When you travel abroad, you are out of your comfort zone and regular routine. This may put you at higher risk for theft, fraud and other crimes of opportunity. Whether you’re a seasoned jetsetter or planning your first trip abroad, it pays to review these international travel safety tips before you get that new passport stamp.
Protect Your Documents
Before traveling, make a copy of your passport, identification and other critical documents. Leave these copies with a trusted friend or family member who can provide this information if you lose your paperwork while traveling.
While navigating another country, keep your passport safe on your person. It should be separate from your money and credit cards to deter potential thieves and not in an easily accessible location like a pocket. You can also purchase an RFID folder for your documents to protect the private information on the internal chip from theft.
In addition to your passport and ID, you should carry a copy of your local address, hotel contact details and a map wherever you go. Even if you aren’t traveling alone, you could get lost if you become separated from your group. Grab a few business cards from the front desk of your hotel and keep them in your wallet.
Stay at Restricted Access Properties
When you book your hotel, look for a few key security measures. Staircases should have locking doors at each floor. Hotel guests should be required to insert their key cards to access room floors by elevator, preventing unauthorized access by those who are not guests.
Research Common Scams
The U.S. Department of State maintains travel alerts and advisories to keep travelers aware of potential dangers when overseas. Use their database to research your destinations for information about common scams as well as health and safety advisories, details about local customs and other useful resources.
Register With the Embassy
Joining the federal Smart Traveler Enrollment Program (STEP) is one of the most important safety tips for international travelers. Through this free system, you can make the details of your trip available to the U.S. Embassy or Consulate in your travel destination. You’ll receive alerts about potential hazards and safety conditions. If you are involved in an emergency, the agency can help notify your friends and family and assist them in reaching you.
You should also carry the contact information, including address and phone number, for the local Embassy or Consulate. If you are arrested overseas or otherwise run into trouble, get in touch right away for assistance.
Buy a Phone Plan
Make sure your smartphone will work overseas so you will have a way to contact the authorities and your family members in an emergency. Check with your provider about signing up for an international data plan, which will also make it easier to navigate the area where you’re staying. Having a data plan also allows you to check your bank accounts without public Wi-Fi (more on that later). That way, you can quickly report any fraudulent or unusual activity during your trip.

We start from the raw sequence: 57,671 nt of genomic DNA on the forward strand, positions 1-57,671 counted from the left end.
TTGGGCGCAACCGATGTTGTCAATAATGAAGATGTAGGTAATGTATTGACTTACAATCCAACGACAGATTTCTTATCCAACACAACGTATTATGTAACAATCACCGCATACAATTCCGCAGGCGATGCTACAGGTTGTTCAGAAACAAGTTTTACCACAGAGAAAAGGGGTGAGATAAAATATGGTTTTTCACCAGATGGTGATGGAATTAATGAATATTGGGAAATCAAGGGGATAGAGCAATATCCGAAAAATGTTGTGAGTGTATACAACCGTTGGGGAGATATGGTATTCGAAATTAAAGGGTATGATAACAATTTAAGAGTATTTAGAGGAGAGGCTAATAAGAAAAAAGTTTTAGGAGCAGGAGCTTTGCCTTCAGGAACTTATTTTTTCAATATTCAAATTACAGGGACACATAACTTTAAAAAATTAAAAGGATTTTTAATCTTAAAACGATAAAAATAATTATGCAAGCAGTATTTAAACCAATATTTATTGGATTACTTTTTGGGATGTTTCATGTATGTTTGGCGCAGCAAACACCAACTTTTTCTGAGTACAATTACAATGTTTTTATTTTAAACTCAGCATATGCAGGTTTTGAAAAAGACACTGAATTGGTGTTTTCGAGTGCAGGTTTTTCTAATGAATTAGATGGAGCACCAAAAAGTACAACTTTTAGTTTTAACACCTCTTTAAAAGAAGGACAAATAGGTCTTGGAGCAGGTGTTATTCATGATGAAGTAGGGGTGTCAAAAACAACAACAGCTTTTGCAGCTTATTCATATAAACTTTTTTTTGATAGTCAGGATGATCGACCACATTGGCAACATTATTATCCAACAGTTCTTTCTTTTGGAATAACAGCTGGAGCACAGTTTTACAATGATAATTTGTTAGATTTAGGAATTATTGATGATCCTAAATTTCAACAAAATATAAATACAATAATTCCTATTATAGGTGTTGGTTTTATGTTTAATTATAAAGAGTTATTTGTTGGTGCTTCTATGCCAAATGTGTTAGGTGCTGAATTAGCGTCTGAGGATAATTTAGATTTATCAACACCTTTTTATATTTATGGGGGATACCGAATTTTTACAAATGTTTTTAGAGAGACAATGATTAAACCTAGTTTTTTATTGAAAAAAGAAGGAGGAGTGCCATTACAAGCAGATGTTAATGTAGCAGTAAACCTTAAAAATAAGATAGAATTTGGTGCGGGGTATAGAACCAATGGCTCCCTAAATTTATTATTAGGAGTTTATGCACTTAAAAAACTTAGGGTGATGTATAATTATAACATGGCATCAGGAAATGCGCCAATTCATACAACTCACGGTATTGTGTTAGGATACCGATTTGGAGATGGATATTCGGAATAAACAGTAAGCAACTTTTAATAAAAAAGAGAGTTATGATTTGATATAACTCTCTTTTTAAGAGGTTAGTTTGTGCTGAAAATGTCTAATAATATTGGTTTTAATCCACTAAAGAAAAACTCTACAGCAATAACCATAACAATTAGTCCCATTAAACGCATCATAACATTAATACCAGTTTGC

Learn the Language
Obviously, you can’t become fluent in a new language without years of study or immersion. You can, however, pick up a few important phrases in your destination’s main language. The better you can speak the native tongue, the easier it will be for you to get help in an emergency, navigate the city and avoid getting lost or disoriented.
Use Social Media Cautiously
Although posting photos of your fabulous vacation on social media is tempting, avoid the urge to share until you’re back in the United States. If the fact that your home is empty and unprotected is public knowledge, you increase your risk for home invasion theft. This is one of the most basic social media safety rules, but could spare you from a nightmare when you return home.
Avoid Public Wi-Fi
Even if you know to avoid public wireless networks at home, you might be tempted if you are traveling and don’t have access to a private hotspot. However, public networks leave you vulnerable to having your information intercepted. If you must use the Wi-Fi at your hotel, a cafe or elsewhere, don’t log into your bank account or other sensitive sites.
Use Common Sense
Many of the personal safety cautions you use at home also apply overseas. Travel with another person when possible. When traveling alone, avoid walking in unfamiliar or deserted areas at night. Avoid drinking too much, which can leave you less alert and more likely to be a target for theft or assault.
Stick close to groups when out in public, particularly if you receive unwanted attention or otherwise feel unsafe. If you are alone and you think you are being followed, avoid stopping until you get to a public place. Then, ask for help right away.
Keep Valuables Hidden
Don’t travel overseas with anything you don’t want stolen. Cash, jewelry and other valuables such as electronics should be kept in your hotel safe. Consider leaving sentimental items such as your wedding ring at home. Research common targets of theft in your destination. For example, Apple products are at higher risk for being stolen in some locales.
When in doubt, err on the side of caution when in an unfamiliar place. With these precautions, you’ll be able to travel safely abroad.